Michal Neuvirth robs Eric Staal. (Photo credit: Gregg Forwerck)
The Washington Capitals began their transcontinental road trip in style. Undisputed #1 goalie, Michal Neuvirth, delivered a flawless hour in net to shut the Carolina Hurricanes out at their first home game of the year. While a bothersome number of Caps (Varlamov, Poti, Johansson, Gordon) missed the game, the remaining players sported great performances. Matt Hendricks converted a nasty supine pass from David Steckel to score the only goal the Caps needed. Nicklas Backstrom recovered a rebound from Mike Knuble to score the second goal, and deposited the third in an empty net.
But it’s Mikey Neuvirth’s first NHL shut-out that captures our imagination tonight. Neuvi stopped 29 shots, half of dozen or more in spectacular fashion. Despite noble efforts, Eric Staal and Joe Corvo simply could not best the Czech prodigy. Caps beat Canes 3-0.
- Before the game I typed out this note on my 1913 Corona typewriter: Wanna see Nuevy [sic] get his stats to match his talent– above .920 sv% and GAA around 2 — but that might be up to the rest of the Caps. Welp, go ahead and check that off the list. Michal was simply superb.
- Congrats to Matt Hendricks on his first goal as a Capital. With that hat trick in the pre-season and his eager grit, Hendricks might be George McPhee’s best roster change this year.
- Matt Hendricks’ goal was clouded by a possible goalie interference call. It seems David Steckel‘s arse colliding with Cam Ward‘s head might violate some deep corners of the rulebook. But no, Ward had left the painted sanctum, opening himself up to a Swiss Medallion. [UPDATE: here’s a good analysis of the play from The Hosers.]
- Nicky Backstrom‘s sleepy season opening is now over. He picked up Cam Ward’s leavings on his first goal of the night and sniped his second against a vacant net. Watch out, Niklas Backstrom, Nicklas Backstrom is coming for you!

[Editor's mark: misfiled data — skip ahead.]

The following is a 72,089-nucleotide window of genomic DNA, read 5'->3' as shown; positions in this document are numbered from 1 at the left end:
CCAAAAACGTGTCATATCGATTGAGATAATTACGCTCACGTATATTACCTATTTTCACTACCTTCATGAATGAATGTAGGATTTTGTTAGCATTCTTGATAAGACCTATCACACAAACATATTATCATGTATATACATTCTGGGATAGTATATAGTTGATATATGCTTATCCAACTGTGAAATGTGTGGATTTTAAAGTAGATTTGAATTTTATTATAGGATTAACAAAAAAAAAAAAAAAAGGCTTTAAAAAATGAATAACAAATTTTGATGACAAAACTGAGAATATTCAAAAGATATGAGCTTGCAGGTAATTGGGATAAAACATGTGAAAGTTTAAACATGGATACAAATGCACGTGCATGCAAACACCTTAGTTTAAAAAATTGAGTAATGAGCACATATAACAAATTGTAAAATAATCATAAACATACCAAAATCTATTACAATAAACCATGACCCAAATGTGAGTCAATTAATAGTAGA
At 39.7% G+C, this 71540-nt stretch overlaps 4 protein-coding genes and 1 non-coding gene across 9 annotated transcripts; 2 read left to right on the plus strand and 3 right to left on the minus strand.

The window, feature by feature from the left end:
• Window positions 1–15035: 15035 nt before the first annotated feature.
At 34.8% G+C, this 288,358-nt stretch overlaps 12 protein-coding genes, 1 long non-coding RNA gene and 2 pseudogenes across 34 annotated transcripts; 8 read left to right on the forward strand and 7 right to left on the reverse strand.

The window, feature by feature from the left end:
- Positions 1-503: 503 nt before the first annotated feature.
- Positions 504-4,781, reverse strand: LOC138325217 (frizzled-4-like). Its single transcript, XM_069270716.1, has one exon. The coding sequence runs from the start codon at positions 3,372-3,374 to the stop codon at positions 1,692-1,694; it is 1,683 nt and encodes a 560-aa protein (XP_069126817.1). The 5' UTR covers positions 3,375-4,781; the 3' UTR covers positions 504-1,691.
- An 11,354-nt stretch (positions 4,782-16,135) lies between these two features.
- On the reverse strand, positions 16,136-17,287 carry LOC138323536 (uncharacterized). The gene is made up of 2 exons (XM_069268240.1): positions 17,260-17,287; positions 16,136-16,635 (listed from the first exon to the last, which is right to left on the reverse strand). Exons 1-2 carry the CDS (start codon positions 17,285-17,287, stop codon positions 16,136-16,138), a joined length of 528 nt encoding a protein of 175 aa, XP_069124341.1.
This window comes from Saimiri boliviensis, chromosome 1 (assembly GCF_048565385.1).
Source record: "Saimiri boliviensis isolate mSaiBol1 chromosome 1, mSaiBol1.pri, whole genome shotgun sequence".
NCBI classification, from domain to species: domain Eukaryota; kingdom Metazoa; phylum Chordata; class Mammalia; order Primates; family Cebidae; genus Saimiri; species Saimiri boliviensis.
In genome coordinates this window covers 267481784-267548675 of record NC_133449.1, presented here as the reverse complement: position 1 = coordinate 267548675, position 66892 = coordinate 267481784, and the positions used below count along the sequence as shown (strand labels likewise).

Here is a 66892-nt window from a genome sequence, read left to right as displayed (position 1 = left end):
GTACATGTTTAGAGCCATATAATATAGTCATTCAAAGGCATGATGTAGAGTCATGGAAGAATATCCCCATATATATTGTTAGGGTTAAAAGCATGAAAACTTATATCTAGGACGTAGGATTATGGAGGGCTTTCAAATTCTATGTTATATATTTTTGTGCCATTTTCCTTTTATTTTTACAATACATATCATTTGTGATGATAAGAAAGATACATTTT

- Alex Ovechkin‘s charging penalty was a goof. If the “reckless” reputation from last year really does bug him, he really ought not get airtime when checking his foes into the boards.
- Mike Green is back! I’d give you his total ice time [Ed. note- 23:43 per Corey Masisak], but NHL.com’s database seems to have the fugue. You’ll have to settle for this:
- Greenie’s third period tripping penalty was either a blown call or a vicious slew foot, depending on your allegiances.
- Begrudgingly, Canes leader Eric Staal was worthy opponent. But seeing him lose his composure after repeated denials from our #30 was highly enjoyable. By the end there, Staal was overworked– looking like a frustrated badger tweaked out on nasal decongestants. That’s how the other team should always look!
- The members of the first line continue to surf slightly different frequencies of the wavelength. There were a few magic passes, but the precognition and timing that we expect are simply not present yet. Regardless, Nicky Backstrom got two goals, and Knuble got two apples. For a malfunctioning line, that’s pretty great.
- Neil reports that John Erskine and Tyler Sloan sported +21 and +18 CORSI ratings, respectively, before the NHL database committed seppuku. Damn. We kinda feel bad about that post from earlier now. Good work, boys! We’re happy to be proven wrong.
- Mathieu Perreault couldn’t match his heavenly performance from Saturday. He and Semin and Laich didn’t even have an offensive zone start through two periods. Nonetheless, he did supply Semin a few nasty chances. That probably balances out the pathetic giveaway and tough times in the defensive zone that followed. Luckily, Nuevi was there to save his French-Canadian bacon.
- Before Backstrom secured the game, the Canes kept the assault alive in the third. Boudreau relied upon… sigh… Carlzner to shutdown Carolina. 27-74 took 6 of 11 defensive zone starts.
Tonight’s battle didn’t come with the fireworks we might expect from the Capitals, instead it did showed something remarkable and novel: subtlety. The Capitals played a sober and restrained defensive game, leaning a bit on the chippy side at times. Forwards helped out in defensive scrums and shut down the Canes at every chance. The 3rd and 4th lines continued to nip a the heels of the top two. The Caps played a solid hour of hockey anchored by their champion: goofy-faced puck-bigot, Michal Neuvirth.
I doubt that tonight’s game has revealed a new kind of Capitals hockey. The desperate, hungry, goal-fixated aspect of the Caps personality will surely re-assert itself at some point. But while the team is wounded and wandering, I could get used to this.
Note: we might have more notes once the corpse of NHL.com reanimates. Check back if it befits you.